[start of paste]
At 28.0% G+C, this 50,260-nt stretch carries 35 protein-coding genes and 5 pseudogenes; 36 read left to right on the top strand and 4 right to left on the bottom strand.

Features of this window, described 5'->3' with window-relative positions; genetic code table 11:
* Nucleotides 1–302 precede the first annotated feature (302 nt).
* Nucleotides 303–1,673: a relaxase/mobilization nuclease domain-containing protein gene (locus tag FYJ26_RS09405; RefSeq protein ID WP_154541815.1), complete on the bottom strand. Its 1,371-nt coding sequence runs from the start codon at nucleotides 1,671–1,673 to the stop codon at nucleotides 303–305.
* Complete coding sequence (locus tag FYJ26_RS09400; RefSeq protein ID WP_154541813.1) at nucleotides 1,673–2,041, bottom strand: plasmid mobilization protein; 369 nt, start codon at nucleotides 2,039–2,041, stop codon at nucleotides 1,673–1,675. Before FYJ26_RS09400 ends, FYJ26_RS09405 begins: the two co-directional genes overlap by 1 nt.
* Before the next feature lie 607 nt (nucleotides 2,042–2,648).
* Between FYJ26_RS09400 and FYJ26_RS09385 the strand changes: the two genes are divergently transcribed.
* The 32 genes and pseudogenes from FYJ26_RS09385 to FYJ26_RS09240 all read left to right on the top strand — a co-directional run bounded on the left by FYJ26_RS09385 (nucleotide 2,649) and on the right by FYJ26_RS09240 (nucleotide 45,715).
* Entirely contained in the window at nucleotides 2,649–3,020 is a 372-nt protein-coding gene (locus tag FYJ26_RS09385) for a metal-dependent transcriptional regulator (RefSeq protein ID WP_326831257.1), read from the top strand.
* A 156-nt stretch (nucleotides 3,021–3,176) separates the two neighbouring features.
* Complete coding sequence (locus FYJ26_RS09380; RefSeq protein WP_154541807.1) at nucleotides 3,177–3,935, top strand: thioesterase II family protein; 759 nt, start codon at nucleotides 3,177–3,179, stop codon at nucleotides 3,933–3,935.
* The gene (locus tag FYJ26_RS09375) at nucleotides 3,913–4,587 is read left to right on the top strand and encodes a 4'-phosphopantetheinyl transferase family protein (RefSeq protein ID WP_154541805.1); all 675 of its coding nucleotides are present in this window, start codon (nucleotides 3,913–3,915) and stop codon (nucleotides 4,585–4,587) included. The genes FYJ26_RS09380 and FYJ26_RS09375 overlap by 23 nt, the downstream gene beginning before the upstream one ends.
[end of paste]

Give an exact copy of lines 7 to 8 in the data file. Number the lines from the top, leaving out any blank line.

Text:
* Between FYJ26_RS09400 and FYJ26_RS09385 the strand changes: the two genes are divergently transcribed.
* The 32 genes and pseudogenes from FYJ26_RS09385 to FYJ26_RS09240 all read left to right on the top strand — a co-directional run bounded on the left by FYJ26_RS09385 (nucleotide 2,649) and on the right by FYJ26_RS09240 (nucleotide 45,715).